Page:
high bush cranberries

One sunny afternoon I found myself at home, bored, and decided to head out into the birch trees to pick all the high bush cranberries in our yard.

If you’ve never had them, highbush cranberries can be summed up in a single word: sour. Now, whether it’s a good sour or a bad sour is entirely a matter of taste. They grow in abundance here in southcentral Alaska and because they aren’t one of the preferred berries amongst the berrypicking droves, they usually stay on the bush. There seem to be two kinds of people. You either love them or hate them. I, for one, love them. I even like that funky smell they put off in autumn — some describe it as a dirty sock smell and yep, that’s about right.

But when have you ever seen dirty socks this pretty?

To the untrained eye, these might look a little past their prime because they’re soft and dented rather than plump and smooth. But it’s after the first frost that they get a little sweeter and tastier. In my opinion, they’re really best in the middle of winter. While out snowshoeing or cross country skiing it’s such a treat to pluck a few of these off the bush and pop them in your mouth — they’re all tart and frosty and slushy. They have a flat pit in them so there’s the added bonus of seeing how far you can spit it.

In one of the guides on my bookshelf, Alaska’s Wild Plants by Janice Schofield, the harvesting directions say:

“Many foragers gather highbush cranberries before frost, when they are higher in pectin and have a fresh aroma. Some prefer harvesting after cold snaps, as chilling sweetens the fruits somewhat.”

Highbush cranberries aren’t actually a member of the cranberry family at all. They belong to the honeysuckle family. And their Latin name, viburnum edule, translates to edible wayfaring tree. I like that.

I happen to have a really good recipe for highbush cranberry sauce, which is why I picked a half gallon or so. I haven’t made it in a few years because my recipe got lost in my gigantic stack of other recipes and magazine clippings but I just dug it out and I’ll be making it for Thanksgiving dinner this year. Unlike traditional cranberry sauce, this recipe is almost more savory than sweet — I think it’s the onions and vinegar and salt and pepper that give it a twist. So if you have cranberry sauce lovers, you might want to make some of the classic stuff too so as not to break their hearts.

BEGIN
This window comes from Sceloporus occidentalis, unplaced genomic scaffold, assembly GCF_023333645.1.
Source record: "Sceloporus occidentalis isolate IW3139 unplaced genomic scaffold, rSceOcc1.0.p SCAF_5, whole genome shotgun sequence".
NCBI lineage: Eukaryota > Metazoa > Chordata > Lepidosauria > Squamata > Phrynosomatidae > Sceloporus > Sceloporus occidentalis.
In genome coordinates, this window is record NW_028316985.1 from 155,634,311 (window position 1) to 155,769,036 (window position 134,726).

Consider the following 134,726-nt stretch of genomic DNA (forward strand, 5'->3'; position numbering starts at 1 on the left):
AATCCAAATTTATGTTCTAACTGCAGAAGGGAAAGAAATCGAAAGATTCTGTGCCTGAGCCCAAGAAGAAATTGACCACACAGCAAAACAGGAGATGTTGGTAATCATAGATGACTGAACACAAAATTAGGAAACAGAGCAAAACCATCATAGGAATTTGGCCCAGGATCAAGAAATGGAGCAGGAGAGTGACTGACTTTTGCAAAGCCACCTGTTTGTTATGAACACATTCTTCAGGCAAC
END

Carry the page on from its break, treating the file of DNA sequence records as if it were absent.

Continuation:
I found this recipe years ago on the internet but it’s since been removed from whatever website it was posted on, so it’s a good thing I printed it out. It’s credited to the Alaska Department of Fish and Game. It makes alot so you’ll probably have to cut the ingredients down to size. The description says, “Use as a sauce or ketchup. It’s good served on poultry, meat, or baked beans. Other berries may be substituted but this is one of the very best ways to use highbush cranberries when they are abundant and in season.”

I can testify to how good it tastes served warm alongside Thanksgiving turkey so get out there and pick some cranberries!

Spiced Cranberry Sauce

Makes about 3 pints

12 cups highbush cranberries

3 cups onions, chopped fine

1 cup water

2 cups vinegar

4 cups sugar

1 T ground cloves

1 T cinnamon

1 T allspice

1 T celery salt

1 T salt

1 T pepper

Cook the cranberries in the water until soft then put through a food mill or sieve. Add remaining ingredients and boil until mixture thickens. Makes about three pints.

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